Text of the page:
The Thirteenth Amendment was undoubtedly one of the most significant revisions to the United States Constitution. Research papers on the Thirteenth Amendment cover the history of the amendment and its place in the United States citizenship law.
- It was the cumulating event of our own civil strife
- The 13th Amendment laid the course for the reconstruction
- The 13th Amendment set into motion other momentous changes. The Thirteenth Amendment is the legislation that once and for all made the slave trade illegal in the Unites States of America. It was the beginning of a new era in our country's history.
The Thirteenth Amendment paved the way for the Fourteenth Amendment, which would give all persons born or naturalized in the United States citizenship within both their country and state. This in turn led to the Fifteenth Amendment, which gave African American's the right to vote. It could even be said that this course of events precipitated the coming of women's suffrage as well. All of these actions were set into motion by the Thirteenth Amendment, which had in turn been sparked by the circumstances of the Civil War. This amendment, as one would expect, was extremely controversial in its time. Residual arguments from the battlefield continued to ricochet from the podium and through the press, all over the fragile country.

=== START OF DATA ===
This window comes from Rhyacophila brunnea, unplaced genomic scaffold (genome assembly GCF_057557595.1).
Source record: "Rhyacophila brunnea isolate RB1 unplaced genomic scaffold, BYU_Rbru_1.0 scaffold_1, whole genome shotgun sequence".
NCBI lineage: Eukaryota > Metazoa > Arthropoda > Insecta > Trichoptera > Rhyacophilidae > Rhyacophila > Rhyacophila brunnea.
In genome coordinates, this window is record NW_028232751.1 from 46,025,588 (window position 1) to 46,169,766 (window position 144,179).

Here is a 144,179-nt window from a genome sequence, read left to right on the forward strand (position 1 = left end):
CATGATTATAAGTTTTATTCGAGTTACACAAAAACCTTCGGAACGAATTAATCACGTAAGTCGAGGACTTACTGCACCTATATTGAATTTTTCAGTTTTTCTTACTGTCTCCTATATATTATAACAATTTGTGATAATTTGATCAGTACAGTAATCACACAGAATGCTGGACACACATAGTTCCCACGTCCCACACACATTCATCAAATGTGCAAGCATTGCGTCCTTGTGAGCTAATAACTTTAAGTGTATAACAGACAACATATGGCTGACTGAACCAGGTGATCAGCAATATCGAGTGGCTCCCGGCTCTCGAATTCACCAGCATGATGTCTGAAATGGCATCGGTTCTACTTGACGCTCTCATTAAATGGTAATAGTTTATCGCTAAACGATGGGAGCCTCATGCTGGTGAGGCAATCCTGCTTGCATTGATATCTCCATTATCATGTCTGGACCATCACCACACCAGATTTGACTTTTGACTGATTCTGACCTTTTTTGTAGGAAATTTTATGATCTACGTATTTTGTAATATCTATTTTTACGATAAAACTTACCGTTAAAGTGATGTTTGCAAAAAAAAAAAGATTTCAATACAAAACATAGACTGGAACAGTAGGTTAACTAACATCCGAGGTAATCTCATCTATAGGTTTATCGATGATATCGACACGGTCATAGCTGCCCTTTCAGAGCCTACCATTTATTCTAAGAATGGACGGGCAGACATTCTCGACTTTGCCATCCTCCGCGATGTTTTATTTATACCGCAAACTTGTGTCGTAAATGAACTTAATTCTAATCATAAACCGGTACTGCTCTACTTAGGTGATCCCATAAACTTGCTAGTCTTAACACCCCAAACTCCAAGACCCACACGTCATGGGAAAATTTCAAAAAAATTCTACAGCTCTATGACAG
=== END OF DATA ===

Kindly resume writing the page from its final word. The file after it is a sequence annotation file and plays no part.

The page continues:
Although it has been thoroughly scrutinized by many interest groups, the Thirteenth Amendment's purpose was clear to the persons who framed its carefully chosen words. In their eyes the Thirteenth Amendment was drafted to ensure that the natural rights of all persons were protected. The original intent of this Amendment was to remand to federal courts the jurisdiction over civil rights issues. It was the view of amendment's founders that the federal government, from that time forward, should be the authority over civil rights.
In a majority of states the split during combat of the Civil War, and later the battle of the Thirteenth Amendment, was straightforward.
- Southern States were slave states and their citizens routinely believed that it should remain an issue decided on a state level. Southern supporters included:
- South Carolina
- Northern States were Free states that did not believe that individual freedoms should be left up to the states, but enforced on a national level. Among the staunch Northern states were:
- New York
- Rhode Island
- West Virginia
For some states, however, the picture was not so clear. Ohio was one of those states.